Ice-cream with the Anti-Christ
NIETZSCHE IN TURIN by Leslie Chamberlain, Quartet pounds 10
Sunday 15 December 1996
Several writers have found Nietzsche's encounter with the horse extremely moving and symbolic. Milan Kundera imagined that the Anti-Christ had asked the poor nag to forgive Descartes for believing animals have no souls. In fact it seems likely that Nietzsche was suffering from syphilis; the spirochaetes were making a sponge of his brain, and prompting his off- beat behaviour.
In this fascinating study of the philosopher's last days, Lesley Chamberlain attributes an unearthly quality to the Italian city. The Piedmontese poet Cesare Pavese took his life in Turin, as did Primo Levi. Before either of them, Emilio Salgari (Italy's best-selling author of adventure stories) had disembowelled himself in the green Turin hills. The city is famously symmetrical in design - all streets intersect at right-angles - but this geometry need not square with rational behaviour. Many of De Chirico's surrealist landscapes, with their sinister broken statues and endless colonnades, are portraits of Turin.
By the time Nietzsche arrived there in April 1888, he had already formulated his most esoteric doctrines: "eternal recurrence", "will-to-power", "master and slave morality", "the transvaluation of values". Much of this would appeal to the Nazi race-engineers. Yet Turin seemed to bring out the gentle side of Nietzsche and there is a surprising lack of bitterness in his letters home. From his lodgings in Piazza Carlo Alberto, Nietzsche had a fine view of the Alps and it was a five-minute walk to the opera house. Bizet's Carmen, a thoroughly unWagnerian work, sent Nietzsche into raptures and he saw it no less than 14 times (was this perhaps a sign that all was not well?). He ate ice cream in the gilded cafes along Via Po and marvelled at the city's spacious squares with their 10,860 yards of symmetrical arcades which "shelter you against all weathers".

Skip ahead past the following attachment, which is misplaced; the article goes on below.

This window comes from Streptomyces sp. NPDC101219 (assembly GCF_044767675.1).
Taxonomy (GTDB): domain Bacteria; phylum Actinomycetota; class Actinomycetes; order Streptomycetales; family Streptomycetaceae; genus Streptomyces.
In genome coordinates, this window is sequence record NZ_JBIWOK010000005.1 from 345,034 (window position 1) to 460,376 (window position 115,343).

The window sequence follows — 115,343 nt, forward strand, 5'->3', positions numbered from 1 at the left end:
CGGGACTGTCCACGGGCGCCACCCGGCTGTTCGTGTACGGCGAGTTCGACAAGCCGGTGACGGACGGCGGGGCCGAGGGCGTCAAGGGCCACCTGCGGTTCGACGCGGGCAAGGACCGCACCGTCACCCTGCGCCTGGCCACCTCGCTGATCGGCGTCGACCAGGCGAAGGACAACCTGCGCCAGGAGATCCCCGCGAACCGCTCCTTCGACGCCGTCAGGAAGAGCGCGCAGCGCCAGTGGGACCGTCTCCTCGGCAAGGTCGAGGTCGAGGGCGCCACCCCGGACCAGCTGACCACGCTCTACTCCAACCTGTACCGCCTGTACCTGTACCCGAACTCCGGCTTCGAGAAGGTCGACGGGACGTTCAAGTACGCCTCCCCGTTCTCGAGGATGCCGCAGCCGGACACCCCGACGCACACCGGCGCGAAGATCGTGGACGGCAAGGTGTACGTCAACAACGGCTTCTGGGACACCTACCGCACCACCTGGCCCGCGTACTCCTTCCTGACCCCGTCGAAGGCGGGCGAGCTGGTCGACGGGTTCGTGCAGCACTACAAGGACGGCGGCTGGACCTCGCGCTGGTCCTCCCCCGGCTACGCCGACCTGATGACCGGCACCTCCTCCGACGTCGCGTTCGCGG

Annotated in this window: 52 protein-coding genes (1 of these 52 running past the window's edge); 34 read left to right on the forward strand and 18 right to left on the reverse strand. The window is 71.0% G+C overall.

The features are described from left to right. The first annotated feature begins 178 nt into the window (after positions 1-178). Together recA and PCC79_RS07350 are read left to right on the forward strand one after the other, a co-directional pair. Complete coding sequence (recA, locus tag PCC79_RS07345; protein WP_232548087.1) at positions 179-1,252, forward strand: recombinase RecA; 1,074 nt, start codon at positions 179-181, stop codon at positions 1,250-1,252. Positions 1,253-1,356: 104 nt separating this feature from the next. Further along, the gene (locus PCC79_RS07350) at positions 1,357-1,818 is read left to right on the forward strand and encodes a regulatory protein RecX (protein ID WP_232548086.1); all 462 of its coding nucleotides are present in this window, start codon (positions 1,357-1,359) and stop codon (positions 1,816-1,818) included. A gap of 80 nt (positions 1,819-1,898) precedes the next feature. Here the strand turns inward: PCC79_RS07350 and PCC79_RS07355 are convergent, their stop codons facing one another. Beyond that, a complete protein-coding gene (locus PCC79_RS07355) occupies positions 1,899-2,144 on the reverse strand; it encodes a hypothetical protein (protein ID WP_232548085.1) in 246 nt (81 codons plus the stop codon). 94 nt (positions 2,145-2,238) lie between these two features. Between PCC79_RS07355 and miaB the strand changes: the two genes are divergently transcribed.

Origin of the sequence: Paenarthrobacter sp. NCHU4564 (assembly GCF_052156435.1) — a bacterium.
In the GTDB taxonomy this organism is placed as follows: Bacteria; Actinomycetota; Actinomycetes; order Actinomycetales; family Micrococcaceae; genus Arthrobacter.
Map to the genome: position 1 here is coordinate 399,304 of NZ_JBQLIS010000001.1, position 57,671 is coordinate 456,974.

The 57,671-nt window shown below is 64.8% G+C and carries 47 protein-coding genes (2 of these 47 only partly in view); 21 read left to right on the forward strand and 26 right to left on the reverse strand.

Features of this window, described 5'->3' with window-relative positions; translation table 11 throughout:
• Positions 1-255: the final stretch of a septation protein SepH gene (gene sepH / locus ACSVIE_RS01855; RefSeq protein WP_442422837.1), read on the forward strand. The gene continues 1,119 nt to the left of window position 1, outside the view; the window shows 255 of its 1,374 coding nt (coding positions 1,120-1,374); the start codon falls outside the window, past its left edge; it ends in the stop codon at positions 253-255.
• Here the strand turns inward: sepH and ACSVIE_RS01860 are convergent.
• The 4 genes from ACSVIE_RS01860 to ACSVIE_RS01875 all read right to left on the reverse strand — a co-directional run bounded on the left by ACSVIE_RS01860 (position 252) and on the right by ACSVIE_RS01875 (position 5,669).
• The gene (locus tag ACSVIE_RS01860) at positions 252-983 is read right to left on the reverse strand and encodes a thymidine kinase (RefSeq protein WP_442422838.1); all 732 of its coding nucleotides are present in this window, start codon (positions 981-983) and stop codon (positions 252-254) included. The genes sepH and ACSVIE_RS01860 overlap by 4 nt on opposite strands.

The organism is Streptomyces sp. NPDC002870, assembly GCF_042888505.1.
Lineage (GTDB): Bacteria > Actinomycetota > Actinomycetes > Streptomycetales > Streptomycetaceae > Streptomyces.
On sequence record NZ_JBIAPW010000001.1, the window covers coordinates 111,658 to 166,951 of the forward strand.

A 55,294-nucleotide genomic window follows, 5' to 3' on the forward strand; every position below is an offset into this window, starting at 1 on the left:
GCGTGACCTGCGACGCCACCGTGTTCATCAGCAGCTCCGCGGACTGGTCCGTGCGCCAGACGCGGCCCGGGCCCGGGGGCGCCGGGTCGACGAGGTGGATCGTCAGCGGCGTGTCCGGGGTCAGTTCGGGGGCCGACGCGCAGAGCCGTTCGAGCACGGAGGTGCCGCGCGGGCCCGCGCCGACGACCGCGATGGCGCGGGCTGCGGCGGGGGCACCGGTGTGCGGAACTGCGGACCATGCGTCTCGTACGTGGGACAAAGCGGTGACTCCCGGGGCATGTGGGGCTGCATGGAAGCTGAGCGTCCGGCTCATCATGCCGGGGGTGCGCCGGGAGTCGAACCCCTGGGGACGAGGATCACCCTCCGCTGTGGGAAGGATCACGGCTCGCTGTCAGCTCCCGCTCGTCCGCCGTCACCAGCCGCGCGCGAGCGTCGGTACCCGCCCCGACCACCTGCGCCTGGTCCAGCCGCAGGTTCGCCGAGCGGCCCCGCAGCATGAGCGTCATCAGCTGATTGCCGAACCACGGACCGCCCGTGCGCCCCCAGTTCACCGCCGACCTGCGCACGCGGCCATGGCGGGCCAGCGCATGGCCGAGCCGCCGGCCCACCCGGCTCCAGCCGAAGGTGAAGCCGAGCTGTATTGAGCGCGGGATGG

Lesley Chamberlain exonerates Nietzsche from charges of proto-Nazism or nihilism. The German undermined Western philosophy in order to give his age new values, and did so in a glancing, impressionistic prose which now looks startlingly modern. Chamberlain is good on Nietzsche's feud with Richard Wagner (whose operas he regarded as a vulgar display of Teutonic chauvinism), and she illuminates his massive effect on contemporary music. The atonal rawness of Schoenberg was like the discord of a soon-to-be- shattered Europe foreseen by Nietzsche.
In Turin the philosopher completed his crowning opus, Ecce Homo. He nicknamed the city's one extravagant landmark - the knitting-needle spire of an abandoned synagogue - after this book. According to occultists, Turin forms a magic triangle with Lyons and Prague. Did Nietzsche know of the city's renown as a centre of the supernatural? "Evenings on the Po Bridge: superb! Beyond Good and Evil!" he enthused. Nietzsche now saw himself as the reincarnation of Voltaire, Napoleon and even his arch-enemy Wagner.
What did the Turinese make of this strange, half-blind creature with a walrus moustache? Sadly, it seems that Nietzsche passed through their city more or less unnoticed. After his encounter with the horse, he was sedated and despatched to a clinic in Basel, apparently still wearing his landlord's mitre-shaped night- cap. Nietzsche in Turin provides an excellent primer on the crackpot philosopher. It is entertaining and meticulously researched, and incidentally gives a precise portrait of one of the stranger European cities.
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